The Supreme Court on Thursday ruled against the estate of Anna Nicole Smith in the latest chapter of the long-running saga over whether a Texas billionaire's alleged promise to give millions from his $1.6 billion estate to his young Playmate wife trumped a will that left his fortune to his son.
The high court ruled that a bankruptcy judge's decision giving millions to Smith from the estate of oil tycoon J. Howard Marshall was decided incorrectly because those judges do not have the constitutional right to reach outside of bankruptcy cases into a probate case.
Chief Justice John Roberts said in a 5-4 decision that the Constitution gives lifetime tenure to federal judges during good behavior and without diminution of salary.
Bankruptcy judges "enjoy neither tenure during good behavior nor salary protection," Roberts said. "We conclude that, although the bankruptcy court had the statutory authority to enter judgment on Vickie's counterclaim, it lacked the constitutional authority to do so." Smith's real name was Vickie Lynn Marshall.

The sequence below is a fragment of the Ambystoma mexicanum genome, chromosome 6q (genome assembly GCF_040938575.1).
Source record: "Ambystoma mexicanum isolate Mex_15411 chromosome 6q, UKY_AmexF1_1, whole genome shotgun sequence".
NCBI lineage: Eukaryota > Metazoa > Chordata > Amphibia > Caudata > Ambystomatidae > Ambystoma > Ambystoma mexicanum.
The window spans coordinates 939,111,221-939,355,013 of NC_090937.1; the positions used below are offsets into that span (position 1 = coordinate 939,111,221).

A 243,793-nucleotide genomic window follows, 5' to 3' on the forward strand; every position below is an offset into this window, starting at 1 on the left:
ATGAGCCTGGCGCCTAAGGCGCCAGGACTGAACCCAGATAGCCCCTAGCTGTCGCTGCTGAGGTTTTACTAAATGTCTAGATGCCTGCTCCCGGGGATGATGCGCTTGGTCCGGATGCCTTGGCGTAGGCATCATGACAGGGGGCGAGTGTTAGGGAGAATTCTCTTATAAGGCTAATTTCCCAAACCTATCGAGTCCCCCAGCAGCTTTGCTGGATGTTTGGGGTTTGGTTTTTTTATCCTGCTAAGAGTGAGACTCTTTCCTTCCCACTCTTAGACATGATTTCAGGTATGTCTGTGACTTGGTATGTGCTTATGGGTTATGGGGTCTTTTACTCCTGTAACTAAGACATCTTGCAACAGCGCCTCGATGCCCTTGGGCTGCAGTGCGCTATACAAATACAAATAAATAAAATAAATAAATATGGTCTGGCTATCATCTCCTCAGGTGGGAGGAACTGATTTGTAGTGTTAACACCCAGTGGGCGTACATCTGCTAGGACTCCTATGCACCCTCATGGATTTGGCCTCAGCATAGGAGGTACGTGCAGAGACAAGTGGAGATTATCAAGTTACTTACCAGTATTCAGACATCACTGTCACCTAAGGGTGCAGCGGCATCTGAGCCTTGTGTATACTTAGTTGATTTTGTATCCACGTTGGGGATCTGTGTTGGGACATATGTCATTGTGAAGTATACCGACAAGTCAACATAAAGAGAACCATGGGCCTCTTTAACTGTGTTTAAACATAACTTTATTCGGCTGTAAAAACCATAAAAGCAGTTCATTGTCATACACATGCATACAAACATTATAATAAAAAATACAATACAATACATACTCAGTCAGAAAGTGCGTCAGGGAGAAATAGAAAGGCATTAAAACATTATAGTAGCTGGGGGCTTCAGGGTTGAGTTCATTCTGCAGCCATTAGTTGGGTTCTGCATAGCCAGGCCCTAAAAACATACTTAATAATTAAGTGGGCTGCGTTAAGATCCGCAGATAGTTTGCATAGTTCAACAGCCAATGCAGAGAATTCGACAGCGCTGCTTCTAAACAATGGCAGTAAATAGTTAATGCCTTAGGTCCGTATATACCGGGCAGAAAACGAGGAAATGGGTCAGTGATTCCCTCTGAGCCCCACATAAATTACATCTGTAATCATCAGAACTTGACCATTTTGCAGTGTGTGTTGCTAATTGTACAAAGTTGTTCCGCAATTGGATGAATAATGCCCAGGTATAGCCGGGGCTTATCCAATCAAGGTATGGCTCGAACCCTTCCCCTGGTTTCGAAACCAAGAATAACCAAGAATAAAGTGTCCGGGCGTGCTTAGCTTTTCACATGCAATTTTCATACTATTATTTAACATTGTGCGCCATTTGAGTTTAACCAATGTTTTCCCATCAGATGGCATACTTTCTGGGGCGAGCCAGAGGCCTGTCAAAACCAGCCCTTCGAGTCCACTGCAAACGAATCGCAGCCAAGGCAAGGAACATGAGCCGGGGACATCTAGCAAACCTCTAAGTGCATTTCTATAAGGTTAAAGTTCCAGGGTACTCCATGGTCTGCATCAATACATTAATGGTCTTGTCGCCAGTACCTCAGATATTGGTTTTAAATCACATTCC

Federal bankruptcy judges are appointed and can be removed by judges on the U.S. Appeals Court and their salaries are linked to that of federal judges. Bankruptcy judges serve 14-year terms.
The family of E. Pierce Marshall, son of J. Howard Marshall, cheered the decision.
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Court Rules Against Anna Nicole Smith's Estate in Battle for Deceased Oil Tycoon's Estate